Canon EF 100mm Macro, f/2.8,
500-1sec, ISO 100.
Thoughts: The fact that floral photography is not my type of thing and still getting stuff into Flickr's Explore, makes me think of how much I can do if I would really concentrate on a topic that I do really like (mainly architecture and panorama). However, on the other hand, seems it is just people nature that floral arts attracts them for its gentle approach. It is a happy thing as well because, in a world that we live in right now, who has the time to meditate at the beauty of a flower or a rose? To see people commenting and liking these images even though I prepared them without a prior thinking about the settings that I want to use, made me feel that people, even those solid types, do have emotions but probably they are just suppress them in some way and don't show it off, or probably don't know how to show it off - and all of that is exploited in a simple photo of a flower. I won't talk about my emotions right now in these lines, since they are already a mess. But yes, I do tend to suppress my own emotions and never show them off easily.

More Flora:
Other snap shots from inside the greenhouse are abundant and I'm still processing some of them. There is not much space to put them all in here, but there are some significant ones that provoked my thoughts a bit.

The Lonesome
Canon EF 50mm, f/1.4, 800-1sec, ISO 100.

The significance of The Lonesome does not come from the composition or the beauty of the image (that is if it has beauty in your eyes) but from a simple event that took place during shooting this simple isolated branch.
In fact, when I went into the greenhouse, I used my tripod a bit but then I started to take most of the shots handheld, simply because it made me feel free to compose, and (even though I was using low f-numbers, i.e. wider apertures) I was using higher ISO (200-400) most of the time. Also, despite the fact that I've brought my speedlites, I've never used them in the whole session there.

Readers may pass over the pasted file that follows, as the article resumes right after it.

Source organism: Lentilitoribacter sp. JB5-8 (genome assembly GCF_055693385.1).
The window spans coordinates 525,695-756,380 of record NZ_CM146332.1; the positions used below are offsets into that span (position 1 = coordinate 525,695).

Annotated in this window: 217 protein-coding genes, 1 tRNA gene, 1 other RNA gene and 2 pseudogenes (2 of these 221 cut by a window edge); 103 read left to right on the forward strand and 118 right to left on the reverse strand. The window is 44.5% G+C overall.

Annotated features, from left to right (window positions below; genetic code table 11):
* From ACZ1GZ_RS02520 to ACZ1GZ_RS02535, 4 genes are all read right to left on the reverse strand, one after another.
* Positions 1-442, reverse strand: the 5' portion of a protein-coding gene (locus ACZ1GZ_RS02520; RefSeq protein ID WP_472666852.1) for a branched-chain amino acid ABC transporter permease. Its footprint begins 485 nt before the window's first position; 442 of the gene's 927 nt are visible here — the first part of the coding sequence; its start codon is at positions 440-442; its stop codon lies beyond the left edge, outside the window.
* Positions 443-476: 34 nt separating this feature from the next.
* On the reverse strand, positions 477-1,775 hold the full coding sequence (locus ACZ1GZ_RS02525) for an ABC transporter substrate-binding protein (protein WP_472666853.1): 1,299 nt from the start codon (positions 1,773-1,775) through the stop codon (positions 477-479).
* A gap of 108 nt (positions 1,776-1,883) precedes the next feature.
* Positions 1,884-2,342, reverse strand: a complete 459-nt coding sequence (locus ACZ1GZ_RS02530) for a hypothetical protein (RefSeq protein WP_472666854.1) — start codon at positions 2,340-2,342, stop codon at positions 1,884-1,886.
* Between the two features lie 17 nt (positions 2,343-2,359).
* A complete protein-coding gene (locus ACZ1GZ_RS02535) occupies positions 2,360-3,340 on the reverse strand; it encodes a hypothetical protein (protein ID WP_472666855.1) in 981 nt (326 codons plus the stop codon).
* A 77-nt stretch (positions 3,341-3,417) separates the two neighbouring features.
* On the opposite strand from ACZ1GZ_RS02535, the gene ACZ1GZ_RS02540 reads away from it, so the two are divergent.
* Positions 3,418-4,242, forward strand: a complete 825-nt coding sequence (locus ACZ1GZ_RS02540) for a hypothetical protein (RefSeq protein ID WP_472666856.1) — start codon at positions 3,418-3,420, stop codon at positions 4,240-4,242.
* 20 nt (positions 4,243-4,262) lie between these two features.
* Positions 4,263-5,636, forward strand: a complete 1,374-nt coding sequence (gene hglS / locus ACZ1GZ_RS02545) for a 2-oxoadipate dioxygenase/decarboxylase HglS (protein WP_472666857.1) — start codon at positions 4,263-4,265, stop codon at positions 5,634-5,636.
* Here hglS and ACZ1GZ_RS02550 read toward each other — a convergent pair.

As for the shot above, my teacher criticized me (or let's say advised me) for not using a tripod and for the high ISO, and for my composition with this branch. In fact, I didn't reply directly, but what I was aiming for here is simplicity of design and a form of minimalism with an expressive mode in mind. It is true that I was using low f-numbers and the shutter speed was enough to eliminate the handshake (most of the time not always) - yet I always like to play the assurance deal. I pay less attention to the shutter speed when I work in Av mode, thus raising the ISO from the beginning makes me safe as my work and thought line go hand in hand. Another thing about the high ISO is the fact that I might need to change the f-number (increase it little bit to have more depth) thus a high ISO (but not so high) would ensure that I'm still in the handshake compensation region without having to look and do some measurements. I've became now more confident with my plugins and the way to eliminate most of the noise in my images which made me comfortable somehow to raise the ISO.